Mumbai: Deepak Parekh, the chairman of Housing Development Finance Corp. Ltd (HDFC), the mortgage lender in which Citigroup Inc. has a 11.74% stake, said it was up to the US bank to decide whether its investment in the Indian firm was “non-core or not”, and added that following media reports about Citi’s desire to sell HDFC shares, “half a dozen interested parties have called us and said, in case Citi is the seller, we are willing buyers...”
Parekh’s comments came during and on the sidelines of the company’s annual general meeting during which HDFC reported first quarter profit rose less than analysts expected after the firm’s cost of funds increased.
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Parekh said he did not see any slowdown in demand and expects HDFC’s portfolio to grow in the 25-30% range this year: “We are seeing demand from tier II and tier III cities, hence there is no slowdown...”
Citi has been shedding assets after reporting two straight quarterly losses totalling $15 billion (Rs64,800 crore). At Wednesday’s market value, Citi’s 11.74% stake in HDFC will fetch the US bank Rs5,741 crore ($1.33 billion).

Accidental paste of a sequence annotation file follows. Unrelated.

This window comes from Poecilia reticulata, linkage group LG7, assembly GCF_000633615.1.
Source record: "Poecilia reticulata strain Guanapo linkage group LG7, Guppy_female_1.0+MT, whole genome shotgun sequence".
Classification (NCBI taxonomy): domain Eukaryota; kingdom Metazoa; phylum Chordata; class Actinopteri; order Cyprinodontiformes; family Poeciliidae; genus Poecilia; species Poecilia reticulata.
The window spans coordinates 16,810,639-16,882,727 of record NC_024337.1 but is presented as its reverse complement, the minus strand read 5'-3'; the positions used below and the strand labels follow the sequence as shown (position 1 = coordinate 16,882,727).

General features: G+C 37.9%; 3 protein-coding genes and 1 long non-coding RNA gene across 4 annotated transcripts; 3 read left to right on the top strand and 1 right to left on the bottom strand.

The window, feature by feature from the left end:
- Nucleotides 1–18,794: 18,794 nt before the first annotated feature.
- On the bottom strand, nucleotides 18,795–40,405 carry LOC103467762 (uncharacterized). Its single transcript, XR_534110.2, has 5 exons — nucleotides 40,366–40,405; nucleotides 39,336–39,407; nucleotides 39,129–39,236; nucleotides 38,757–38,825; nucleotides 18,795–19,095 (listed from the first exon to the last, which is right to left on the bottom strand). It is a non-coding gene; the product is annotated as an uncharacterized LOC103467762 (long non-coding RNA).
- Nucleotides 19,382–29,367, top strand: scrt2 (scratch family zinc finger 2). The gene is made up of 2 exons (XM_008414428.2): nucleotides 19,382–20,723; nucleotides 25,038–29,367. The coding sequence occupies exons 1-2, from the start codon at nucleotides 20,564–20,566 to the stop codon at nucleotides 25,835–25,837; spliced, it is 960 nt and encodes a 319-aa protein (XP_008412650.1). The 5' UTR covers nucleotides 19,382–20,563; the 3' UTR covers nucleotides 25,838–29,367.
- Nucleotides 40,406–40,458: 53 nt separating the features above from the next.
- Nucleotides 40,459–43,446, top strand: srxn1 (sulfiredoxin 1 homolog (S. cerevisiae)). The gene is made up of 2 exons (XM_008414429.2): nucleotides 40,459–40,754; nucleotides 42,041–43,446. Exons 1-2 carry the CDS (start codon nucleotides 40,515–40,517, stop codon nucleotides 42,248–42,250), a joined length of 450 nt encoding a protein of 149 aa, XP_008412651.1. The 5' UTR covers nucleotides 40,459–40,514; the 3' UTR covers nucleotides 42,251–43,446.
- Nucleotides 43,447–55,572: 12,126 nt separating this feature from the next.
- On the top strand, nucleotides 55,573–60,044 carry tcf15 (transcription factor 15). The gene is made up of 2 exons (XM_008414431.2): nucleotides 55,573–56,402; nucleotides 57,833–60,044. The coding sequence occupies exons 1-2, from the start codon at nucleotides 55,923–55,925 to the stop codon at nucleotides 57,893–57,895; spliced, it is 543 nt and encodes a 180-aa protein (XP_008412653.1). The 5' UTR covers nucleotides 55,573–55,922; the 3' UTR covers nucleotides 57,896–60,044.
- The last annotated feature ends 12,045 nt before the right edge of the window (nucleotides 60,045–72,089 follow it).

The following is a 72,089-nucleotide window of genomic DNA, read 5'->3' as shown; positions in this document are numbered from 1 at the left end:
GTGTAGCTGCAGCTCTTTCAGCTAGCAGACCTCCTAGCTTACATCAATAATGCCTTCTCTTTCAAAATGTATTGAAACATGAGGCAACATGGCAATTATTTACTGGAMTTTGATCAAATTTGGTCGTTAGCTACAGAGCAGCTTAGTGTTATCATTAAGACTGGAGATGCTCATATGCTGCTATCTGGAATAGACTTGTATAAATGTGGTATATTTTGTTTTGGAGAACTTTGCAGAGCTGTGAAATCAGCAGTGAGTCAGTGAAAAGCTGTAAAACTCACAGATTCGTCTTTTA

HDFC reported a 25.56% increase in its net profit to Rs468.11 crore for the quarter ended June, up from Rs372.81 crore in the corresponding period last year, on the back of growth in interest income. Its interest income increased by 28.75% to Rs2,219.92 crore against Rs1,724.15 crore in the corresponding quarter last year. Its total income increased to Rs2,318.62 crore from Rs1,830.39 crore.
After the announcement, the HDFC stock hit a year’s low of Rs1,690 on the Bombay Stock Exchange before ending the day down 4.43% at Rs1,720.50 even as the exchange’s benchmark index lost 0.79%.
Below expectation: Deepak Parekh, HDFC chief. The firm’s Q1 profit rose 25%, less than estimates. (AP)
“The stock took a beating as the results are below market expectations. A 25.90% increase in total expenses is a matter of concern. The cost of funds of the housing finance company is on a rise and this will have an impact on its net interest margin,” said a research analyst with a brokerage who did not wish to be identified. The analyst claimed HDFC borrowed Rs500 crore for three years at 11.15% on Wednesday but this could not be independently confirmed.
Despite the rise in cost of funds, HDFC’s net interest margin or the spread between the cost of funds and its income on deployment of funds has risen marginally this quarter, from 2.22% to 2.26%.
“We expect a higher interest rate scenario. HDFC may look at hiking rates if cost of funds go up. Will wait for Reserve Bank of India’s policy signal to hike rates,” said Parekh. The Indian banking regulator will unveil its quarterly monetary policy review on 29 July.
HDFC hiked its lending rate by 50 basis points on 30 June. One basis point is one-hundredth of a percentage point.
Bloomberg contributed to this story.